Sunday, November 13, 2005

A question for the ages

Where do you fall on the question of free will? Up until quite recently, I was firmly entrenched in the camp of choice. I subscribed to the idea that on any given day choices appear before us and we, the individuals, have the opportunity to select an option of that choice and see where it takes us. There was no higher plan, the route was not mapped, no intelligent design had been arranged for our lives. But today I find myself reconsidering. Not that I have any more belief in a god or omnipotent being pulling the strings, but that we can not escape a certain form of destiny that has be laid out for us in the nurturing of our youth. We are all the sons and daughters of our parents, and I wonder how much of our choices, our ways of processing our options really comes from the design and traits of our guardians. The human condition has been laid out in literature for centuries and there are certain themes that all human interaction can be categorized into, everything boiled down into some motif, some pastiche that's been experienced and written about before. Can destiny be defined by the repetition of successes and mistakes that have all been made in the past by someone else somewhere in the world? I suppose the easy answer is to say that our decisions are acts of free will shaded by the information given to us as children. People rise above and fall below everyday, we can not lay blame on the intentions of a god or on the failings of our parents. But if choice defines who we are and all choice is influenced by an understanding of our education, is our will really just a reflection of the past?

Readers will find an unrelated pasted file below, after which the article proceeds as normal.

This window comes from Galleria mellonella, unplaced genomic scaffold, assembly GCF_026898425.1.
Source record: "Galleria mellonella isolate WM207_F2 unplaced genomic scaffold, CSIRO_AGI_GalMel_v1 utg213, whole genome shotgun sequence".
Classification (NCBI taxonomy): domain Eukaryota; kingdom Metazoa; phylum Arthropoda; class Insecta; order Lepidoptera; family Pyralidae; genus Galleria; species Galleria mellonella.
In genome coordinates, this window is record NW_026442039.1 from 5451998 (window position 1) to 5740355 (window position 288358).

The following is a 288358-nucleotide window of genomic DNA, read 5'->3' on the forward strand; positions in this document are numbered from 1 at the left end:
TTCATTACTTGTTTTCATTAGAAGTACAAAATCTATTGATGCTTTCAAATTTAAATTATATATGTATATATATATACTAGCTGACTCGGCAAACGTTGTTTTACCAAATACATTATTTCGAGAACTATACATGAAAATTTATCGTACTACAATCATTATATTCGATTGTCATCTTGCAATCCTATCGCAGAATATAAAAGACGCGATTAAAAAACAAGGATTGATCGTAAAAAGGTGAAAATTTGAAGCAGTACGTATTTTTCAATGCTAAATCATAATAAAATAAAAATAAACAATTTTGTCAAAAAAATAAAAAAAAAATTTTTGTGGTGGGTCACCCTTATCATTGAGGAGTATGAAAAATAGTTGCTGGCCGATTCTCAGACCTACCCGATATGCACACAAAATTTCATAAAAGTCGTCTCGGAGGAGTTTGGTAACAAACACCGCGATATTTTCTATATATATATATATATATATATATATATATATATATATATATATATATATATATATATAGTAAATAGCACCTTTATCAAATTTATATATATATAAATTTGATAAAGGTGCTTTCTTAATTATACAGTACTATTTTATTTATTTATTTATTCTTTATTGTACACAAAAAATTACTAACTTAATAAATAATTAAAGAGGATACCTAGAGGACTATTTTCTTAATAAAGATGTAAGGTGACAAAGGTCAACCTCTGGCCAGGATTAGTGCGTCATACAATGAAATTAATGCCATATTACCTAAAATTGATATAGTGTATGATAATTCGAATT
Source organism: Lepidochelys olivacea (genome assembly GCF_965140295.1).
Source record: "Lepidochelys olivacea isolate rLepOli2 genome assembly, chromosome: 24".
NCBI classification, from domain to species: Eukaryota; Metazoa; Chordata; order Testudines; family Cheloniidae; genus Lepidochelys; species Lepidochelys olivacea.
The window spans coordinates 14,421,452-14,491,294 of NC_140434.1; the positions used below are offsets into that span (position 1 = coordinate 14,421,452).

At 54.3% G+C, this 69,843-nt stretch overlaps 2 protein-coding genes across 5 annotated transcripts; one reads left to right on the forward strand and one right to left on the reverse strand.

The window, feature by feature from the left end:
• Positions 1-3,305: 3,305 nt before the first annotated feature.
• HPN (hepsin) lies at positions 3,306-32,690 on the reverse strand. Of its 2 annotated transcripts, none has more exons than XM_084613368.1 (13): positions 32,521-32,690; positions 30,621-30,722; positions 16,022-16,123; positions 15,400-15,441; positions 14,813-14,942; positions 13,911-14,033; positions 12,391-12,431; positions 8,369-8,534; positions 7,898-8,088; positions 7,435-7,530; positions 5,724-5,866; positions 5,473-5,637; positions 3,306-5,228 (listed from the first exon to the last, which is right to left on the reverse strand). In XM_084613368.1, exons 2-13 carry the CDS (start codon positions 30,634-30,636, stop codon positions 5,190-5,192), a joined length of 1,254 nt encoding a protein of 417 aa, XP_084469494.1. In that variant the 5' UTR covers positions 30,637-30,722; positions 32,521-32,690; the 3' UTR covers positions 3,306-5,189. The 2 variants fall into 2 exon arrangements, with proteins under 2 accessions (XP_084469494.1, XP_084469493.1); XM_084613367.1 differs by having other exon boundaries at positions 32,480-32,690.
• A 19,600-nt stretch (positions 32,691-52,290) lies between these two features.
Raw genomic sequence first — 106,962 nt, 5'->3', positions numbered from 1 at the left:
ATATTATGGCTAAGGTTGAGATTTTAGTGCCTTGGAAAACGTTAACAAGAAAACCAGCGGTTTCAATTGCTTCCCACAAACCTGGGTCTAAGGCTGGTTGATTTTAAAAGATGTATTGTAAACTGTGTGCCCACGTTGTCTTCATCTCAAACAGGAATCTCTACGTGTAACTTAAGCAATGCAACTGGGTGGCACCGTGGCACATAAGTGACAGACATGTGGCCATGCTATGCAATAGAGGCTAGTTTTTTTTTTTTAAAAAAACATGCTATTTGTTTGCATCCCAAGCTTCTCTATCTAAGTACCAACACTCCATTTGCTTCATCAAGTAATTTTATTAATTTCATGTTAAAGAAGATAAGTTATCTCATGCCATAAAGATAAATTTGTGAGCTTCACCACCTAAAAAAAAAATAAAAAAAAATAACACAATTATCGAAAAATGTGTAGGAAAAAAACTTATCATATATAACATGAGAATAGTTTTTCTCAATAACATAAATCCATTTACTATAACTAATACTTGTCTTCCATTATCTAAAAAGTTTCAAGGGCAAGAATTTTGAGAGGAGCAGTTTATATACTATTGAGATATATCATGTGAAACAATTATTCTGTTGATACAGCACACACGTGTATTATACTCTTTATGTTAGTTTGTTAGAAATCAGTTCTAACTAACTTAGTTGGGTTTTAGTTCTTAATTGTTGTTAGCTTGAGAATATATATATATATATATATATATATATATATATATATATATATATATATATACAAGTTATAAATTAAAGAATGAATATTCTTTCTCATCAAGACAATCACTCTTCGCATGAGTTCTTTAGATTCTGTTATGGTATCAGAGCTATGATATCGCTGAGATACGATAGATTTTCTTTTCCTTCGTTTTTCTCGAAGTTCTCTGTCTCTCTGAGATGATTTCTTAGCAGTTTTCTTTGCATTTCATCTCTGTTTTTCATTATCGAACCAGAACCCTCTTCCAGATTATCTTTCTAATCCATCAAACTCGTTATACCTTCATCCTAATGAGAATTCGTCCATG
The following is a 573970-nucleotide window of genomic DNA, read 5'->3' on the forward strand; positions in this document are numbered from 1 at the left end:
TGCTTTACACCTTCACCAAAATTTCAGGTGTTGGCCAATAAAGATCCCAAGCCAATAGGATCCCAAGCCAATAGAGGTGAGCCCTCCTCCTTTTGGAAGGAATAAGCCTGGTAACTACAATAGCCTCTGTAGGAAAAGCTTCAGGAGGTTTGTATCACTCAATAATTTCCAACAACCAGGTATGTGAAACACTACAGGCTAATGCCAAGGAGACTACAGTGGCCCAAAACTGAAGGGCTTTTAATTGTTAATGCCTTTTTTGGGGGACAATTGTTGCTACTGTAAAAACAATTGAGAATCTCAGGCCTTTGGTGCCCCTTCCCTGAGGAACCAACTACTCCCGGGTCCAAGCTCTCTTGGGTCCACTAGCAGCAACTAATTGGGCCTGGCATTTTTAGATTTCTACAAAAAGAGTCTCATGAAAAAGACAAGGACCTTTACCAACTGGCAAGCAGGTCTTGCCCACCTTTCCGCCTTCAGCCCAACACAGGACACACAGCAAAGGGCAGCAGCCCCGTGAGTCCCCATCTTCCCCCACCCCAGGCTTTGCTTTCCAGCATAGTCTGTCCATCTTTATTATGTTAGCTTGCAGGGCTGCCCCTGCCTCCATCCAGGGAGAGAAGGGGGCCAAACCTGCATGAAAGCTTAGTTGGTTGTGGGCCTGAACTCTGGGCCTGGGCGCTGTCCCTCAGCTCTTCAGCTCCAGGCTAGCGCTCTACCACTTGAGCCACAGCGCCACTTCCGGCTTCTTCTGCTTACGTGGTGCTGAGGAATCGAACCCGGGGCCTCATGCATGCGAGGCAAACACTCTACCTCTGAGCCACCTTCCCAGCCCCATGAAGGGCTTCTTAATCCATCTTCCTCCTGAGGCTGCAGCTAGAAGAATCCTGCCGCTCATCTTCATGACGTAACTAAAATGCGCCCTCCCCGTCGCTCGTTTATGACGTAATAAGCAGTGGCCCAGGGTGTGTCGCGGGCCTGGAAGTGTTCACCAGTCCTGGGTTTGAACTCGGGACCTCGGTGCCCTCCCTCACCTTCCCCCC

Friday, September 09, 2005

Riding home on the W

A girl on the train has the far away look of love in her eyes. She's perched on the edge of the yellow plastic seat, smile barely containable as she closes her eyes and imagines the object of her affection and the moment they might have just shared or the sweet words he might have just whispered...